How to keep the team engaged
We are used to talking about engagement when we refer to marketing strategies and tactics and mostly in the context of engaged customers being more prone to buying our product. However, there is another, less obvious category of people whose level of engagement directly affects the well being of the company: its employees.
Engaged vs. disengaged
Engaged employees are the best advocates for a company. Not only do they recommend its products or services, but recommend the company as a suitable place to work, thus keeping a door open for valuable potential colleagues.
This also applies in the workplace, where a dedicated team member can be a motivating factor for colleagues, by collaborating, talking about how they enjoy their job, brainstorming creative ways for approaching their duties and, generally, not complaining about the job and the responsibilities, or making excuses when things go awry.
But probably the best argument for an engaged employee has to do with productivity: someone who is connected to the company, who understands the common goal, who has a good relationship with their manager and peers is someone who will take initiative, who will go the extra mile and make sure the project they are working on turns out for the best. Whereas the disengaged employee will settle for doing the bare minimum that is requested of them, sometimes not even that, waiting for the day to be over.
What to do
Probably the first most important thing a manager could do to keep his team members engaged has to do with feedback. Sure, we are talking about the positive type of feedback, where employees are acknowledged and even thanked for their input, showing them that they are valuable to the company. However, constant communication and constructive feedback provide the feeling of being more than just a little wheel in the system, that their work directly affects the company’s results.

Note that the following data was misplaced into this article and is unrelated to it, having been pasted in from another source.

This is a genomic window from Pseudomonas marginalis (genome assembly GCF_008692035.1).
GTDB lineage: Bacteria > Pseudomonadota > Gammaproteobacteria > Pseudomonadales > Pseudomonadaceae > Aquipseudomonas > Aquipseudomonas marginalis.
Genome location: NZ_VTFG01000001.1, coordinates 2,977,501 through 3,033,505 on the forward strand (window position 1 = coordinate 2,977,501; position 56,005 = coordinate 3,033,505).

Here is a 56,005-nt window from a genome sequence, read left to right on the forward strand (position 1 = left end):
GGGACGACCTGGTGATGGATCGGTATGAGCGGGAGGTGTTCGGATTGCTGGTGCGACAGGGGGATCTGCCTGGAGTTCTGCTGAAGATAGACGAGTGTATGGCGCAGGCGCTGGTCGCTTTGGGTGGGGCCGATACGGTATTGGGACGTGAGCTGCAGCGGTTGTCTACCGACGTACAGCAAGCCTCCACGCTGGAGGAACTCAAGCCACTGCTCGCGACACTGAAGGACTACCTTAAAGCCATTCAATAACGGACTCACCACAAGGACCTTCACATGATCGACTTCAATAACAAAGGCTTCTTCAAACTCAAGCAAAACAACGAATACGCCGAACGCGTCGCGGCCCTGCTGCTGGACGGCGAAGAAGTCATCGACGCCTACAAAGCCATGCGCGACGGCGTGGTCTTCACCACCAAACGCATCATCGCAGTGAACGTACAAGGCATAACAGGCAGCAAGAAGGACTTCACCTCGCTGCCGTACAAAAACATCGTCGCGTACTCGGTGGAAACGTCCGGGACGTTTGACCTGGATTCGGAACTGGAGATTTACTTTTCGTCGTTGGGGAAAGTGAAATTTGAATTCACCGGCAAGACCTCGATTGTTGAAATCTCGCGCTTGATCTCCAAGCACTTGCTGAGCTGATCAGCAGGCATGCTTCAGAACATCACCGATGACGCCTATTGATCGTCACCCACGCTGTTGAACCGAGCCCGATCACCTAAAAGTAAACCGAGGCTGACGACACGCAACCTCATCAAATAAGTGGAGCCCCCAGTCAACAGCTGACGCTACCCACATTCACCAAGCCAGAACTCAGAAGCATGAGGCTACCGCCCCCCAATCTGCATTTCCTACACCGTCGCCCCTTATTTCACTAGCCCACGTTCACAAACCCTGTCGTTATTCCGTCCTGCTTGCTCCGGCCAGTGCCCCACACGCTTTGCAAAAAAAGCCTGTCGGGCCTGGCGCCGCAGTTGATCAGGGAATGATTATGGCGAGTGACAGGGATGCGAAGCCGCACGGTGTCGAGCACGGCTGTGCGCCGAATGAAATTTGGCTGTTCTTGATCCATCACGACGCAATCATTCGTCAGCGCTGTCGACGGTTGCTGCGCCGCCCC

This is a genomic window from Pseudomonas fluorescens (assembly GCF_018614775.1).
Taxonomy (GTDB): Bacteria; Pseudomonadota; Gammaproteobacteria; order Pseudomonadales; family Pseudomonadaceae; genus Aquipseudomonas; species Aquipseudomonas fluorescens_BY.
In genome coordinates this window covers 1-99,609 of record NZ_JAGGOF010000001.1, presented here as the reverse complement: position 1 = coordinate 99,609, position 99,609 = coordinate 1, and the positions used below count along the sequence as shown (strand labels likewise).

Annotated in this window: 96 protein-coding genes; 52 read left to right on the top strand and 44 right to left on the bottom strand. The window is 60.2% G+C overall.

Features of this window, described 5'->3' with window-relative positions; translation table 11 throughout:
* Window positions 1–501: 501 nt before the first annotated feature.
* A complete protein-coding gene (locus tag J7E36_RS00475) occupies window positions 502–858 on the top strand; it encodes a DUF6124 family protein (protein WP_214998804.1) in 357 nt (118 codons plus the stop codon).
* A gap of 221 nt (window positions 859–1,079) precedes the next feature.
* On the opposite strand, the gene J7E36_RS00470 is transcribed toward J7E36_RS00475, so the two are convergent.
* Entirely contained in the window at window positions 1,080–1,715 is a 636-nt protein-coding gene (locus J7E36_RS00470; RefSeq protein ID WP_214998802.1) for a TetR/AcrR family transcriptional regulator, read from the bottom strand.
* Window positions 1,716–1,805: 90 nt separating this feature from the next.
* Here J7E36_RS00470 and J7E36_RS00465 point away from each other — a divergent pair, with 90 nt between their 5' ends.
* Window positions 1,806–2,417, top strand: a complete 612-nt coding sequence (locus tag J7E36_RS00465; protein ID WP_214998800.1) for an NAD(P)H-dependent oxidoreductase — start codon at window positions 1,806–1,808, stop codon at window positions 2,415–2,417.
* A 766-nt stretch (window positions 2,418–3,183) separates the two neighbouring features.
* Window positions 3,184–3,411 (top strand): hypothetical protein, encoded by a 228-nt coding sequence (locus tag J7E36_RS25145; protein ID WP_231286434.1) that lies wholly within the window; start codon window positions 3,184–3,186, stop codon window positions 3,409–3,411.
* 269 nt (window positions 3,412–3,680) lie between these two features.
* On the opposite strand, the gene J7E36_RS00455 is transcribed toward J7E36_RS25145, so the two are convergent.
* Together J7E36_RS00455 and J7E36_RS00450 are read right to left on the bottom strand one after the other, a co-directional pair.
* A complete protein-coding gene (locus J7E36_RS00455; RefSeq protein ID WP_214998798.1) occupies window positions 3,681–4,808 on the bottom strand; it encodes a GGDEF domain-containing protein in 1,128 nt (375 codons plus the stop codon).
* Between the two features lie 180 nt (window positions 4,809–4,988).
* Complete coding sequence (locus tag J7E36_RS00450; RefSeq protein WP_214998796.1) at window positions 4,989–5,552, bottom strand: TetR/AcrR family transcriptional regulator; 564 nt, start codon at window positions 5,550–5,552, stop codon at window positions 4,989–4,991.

Feedback is a source of engagement the other way around too: employees need to have a way of speaking their minds without the fear that they will get into trouble or that their job will be affected by it. Monthly one-on-ones provide the space where team members can approach larger issues, but anonymous surveys will give more confidence to speak up.
Making sure that people are motivated and enjoy their job is another managerial duty, if we are to be working towards an environment that promotes engagement. Checking in on their workload, guidance for difficult tasks, personal growth plans and keeping an open door, all contribute to lower levels of complaining about the job.
In fact, as time consuming as this might sound, in the context of their own list of tasks and responsibilities, managers will very much benefit from engaging with their team members. Be it regular check ins, one-on-ones about current projects, having a coffee break together and generally showing a certain level of interest will create a connection that will keep valuable employees around.
And although this is a somewhat sensitive issue and we wouldn’t like for it to be a factor, added benefits in the form of days off, team building activities, office lunches or the possibility to work remotely do make a difference for employees, each in its own way.
So, there you have it: an increased list of managerial responsibilities, true, but with important returns on the invested time. May your employees be engaged!